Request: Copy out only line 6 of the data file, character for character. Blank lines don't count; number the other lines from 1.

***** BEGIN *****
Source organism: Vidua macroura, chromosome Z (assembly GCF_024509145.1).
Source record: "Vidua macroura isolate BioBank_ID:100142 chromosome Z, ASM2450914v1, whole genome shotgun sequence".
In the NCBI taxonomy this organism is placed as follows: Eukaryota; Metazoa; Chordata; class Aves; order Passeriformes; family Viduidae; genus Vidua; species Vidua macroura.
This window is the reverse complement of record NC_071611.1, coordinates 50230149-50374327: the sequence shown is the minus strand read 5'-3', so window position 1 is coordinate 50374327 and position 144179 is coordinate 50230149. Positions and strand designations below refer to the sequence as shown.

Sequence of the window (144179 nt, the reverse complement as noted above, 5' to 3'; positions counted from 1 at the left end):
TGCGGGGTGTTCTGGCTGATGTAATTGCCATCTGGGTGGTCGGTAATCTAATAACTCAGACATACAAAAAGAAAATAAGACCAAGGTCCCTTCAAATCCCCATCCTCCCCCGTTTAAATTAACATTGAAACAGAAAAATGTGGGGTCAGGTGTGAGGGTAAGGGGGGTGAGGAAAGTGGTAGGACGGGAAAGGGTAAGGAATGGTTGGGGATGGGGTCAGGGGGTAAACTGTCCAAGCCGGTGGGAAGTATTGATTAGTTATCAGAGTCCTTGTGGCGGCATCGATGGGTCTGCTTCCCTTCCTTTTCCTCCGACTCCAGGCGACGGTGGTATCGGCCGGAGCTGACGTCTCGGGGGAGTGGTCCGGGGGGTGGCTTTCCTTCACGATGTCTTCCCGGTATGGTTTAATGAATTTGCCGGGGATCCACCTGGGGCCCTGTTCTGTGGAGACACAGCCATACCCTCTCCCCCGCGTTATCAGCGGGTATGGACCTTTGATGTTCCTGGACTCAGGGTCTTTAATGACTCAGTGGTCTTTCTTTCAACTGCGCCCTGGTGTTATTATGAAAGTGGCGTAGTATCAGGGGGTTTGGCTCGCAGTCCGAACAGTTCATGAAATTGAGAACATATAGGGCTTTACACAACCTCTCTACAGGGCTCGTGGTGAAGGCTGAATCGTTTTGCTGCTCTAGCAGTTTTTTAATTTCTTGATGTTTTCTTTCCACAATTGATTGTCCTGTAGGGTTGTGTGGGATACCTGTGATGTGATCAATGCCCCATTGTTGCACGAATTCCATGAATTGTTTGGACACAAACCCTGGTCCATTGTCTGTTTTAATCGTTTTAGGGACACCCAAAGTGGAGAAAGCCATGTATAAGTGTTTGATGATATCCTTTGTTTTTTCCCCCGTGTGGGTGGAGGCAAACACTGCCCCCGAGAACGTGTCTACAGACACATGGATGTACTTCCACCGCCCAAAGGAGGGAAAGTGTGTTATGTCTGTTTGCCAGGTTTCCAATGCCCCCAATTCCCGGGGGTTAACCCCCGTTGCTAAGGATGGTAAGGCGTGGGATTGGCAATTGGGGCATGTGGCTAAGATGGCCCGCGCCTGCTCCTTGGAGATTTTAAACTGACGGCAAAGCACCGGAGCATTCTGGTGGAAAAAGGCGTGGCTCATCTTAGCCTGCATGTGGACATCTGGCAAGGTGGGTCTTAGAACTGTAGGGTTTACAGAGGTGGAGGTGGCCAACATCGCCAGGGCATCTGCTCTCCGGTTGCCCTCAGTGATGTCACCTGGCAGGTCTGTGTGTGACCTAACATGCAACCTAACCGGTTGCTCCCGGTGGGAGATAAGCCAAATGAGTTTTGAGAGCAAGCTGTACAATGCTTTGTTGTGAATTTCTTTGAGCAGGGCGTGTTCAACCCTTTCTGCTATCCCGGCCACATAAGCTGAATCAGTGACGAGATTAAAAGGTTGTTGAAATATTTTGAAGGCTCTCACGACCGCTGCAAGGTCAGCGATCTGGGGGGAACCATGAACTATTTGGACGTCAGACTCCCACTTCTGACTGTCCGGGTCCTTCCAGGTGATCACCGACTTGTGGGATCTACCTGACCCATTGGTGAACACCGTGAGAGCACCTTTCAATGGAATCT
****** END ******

TGCGGGGTGTTCTGGCTGATGTAATTGCCATCTGGGTGGTCGGTAATCTAATAACTCAGACATACAAAAAGAAAATAAGACCAAGGTCCCTTCAAATCCCCATCCTCCCCCGTTTAAATTAACATTGAAACAGAAAAATGTGGGGTCAGGTGTGAGGGTAAGGGGGGTGAGGAAAGTGGTAGGACGGGAAAGGGTAAGGAATGGTTGGGGATGGGGTCAGGGGGTAAACTGTCCAAGCCGGTGGGAAGTATTGATTAGTTATCAGAGTCCTTGTGGCGGCATCGATGGGTCTGCTTCCCTTCCTTTTCCTCCGACTCCAGGCGACGGTGGTATCGGCCGGAGCTGACGTCTCGGGGGAGTGGTCCGGGGGGTGGCTTTCCTTCACGATGTCTTCCCGGTATGGTTTAATGAATTTGCCGGGGATCCACCTGGGGCCCTGTTCTGTGGAGACACAGCCATACCCTCTCCCCCGCGTTATCAGCGGGTATGGACCTTTGATGTTCCTGGACTCAGGGTCTTTAATGACTCAGTGGTCTTTCTTTCAACTGCGCCCTGGTGTTATTATGAAAGTGGCGTAGTATCAGGGGGTTTGGCTCGCAGTCCGAACAGTTCATGAAATTGAGAACATATAGGGCTTTACACAACCTCTCTACAGGGCTCGTGGTGAAGGCTGAATCGTTTTGCTGCTCTAGCAGTTTTTTAATTTCTTGATGTTTTCTTTCCACAATTGATTGTCCTGTAGGGTTGTGTGGGATACCTGTGATGTGATCAATGCCCCATTGTTGCACGAATTCCATGAATTGTTTGGACACAAACCCTGGTCCATTGTCTGTTTTAATCGTTTTAGGGACACCCAAAGTGGAGAAAGCCATGTATAAGTGTTTGATGATATCCTTTGTTTTTTCCCCCGTGTGGGTGGAGGCAAACACTGCCCCCGAGAACGTGTCTACAGACACATGGATGTACTTCCACCGCCCAAAGGAGGGAAAGTGTGTTATGTCTGTTTGCCAGGTTTCCAATGCCCCCAATTCCCGGGGGTTAACCCCCGTTGCTAAGGATGGTAAGGCGTGGGATTGGCAATTGGGGCATGTGGCTAAGATGGCCCGCGCCTGCTCCTTGGAGATTTTAAACTGACGGCAAAGCACCGGAGCATTCTGGTGGAAAAAGGCGTGGCTCATCTTAGCCTGCATGTGGACATCTGGCAAGGTGGGTCTTAGAACTGTAGGGTTTACAGAGGTGGAGGTGGCCAACATCGCCAGGGCATCTGCTCTCCGGTTGCCCTCAGTGATGTCACCTGGCAGGTCTGTGTGTGACCTAACATGCAACCTAACCGGTTGCTCCCGGTGGGAGATAAGCCAAATGAGTTTTGAGAGCAAGCTGTACAATGCTTTGTTGTGAATTTCTTTGAGCAGGGCGTGTTCAACCCTTTCTGCTATCCCGGCCACATAAGCTGAATCAGTGACGAGATTAAAAGGTTGTTGAAATATTTTGAAGGCTCTCACGACCGCTGCAAGGTCAGCGATCTGGGGGGAACCATGAACTATTTGGACGTCAGACTCCCACTTCTGACTGTCCGGGTCCTTCCAGGTGATCACCGACTTGTGGGATCTACCTGACCCATTGGTGAACACCGTGAGAGCACCTTTCAATGGAATCT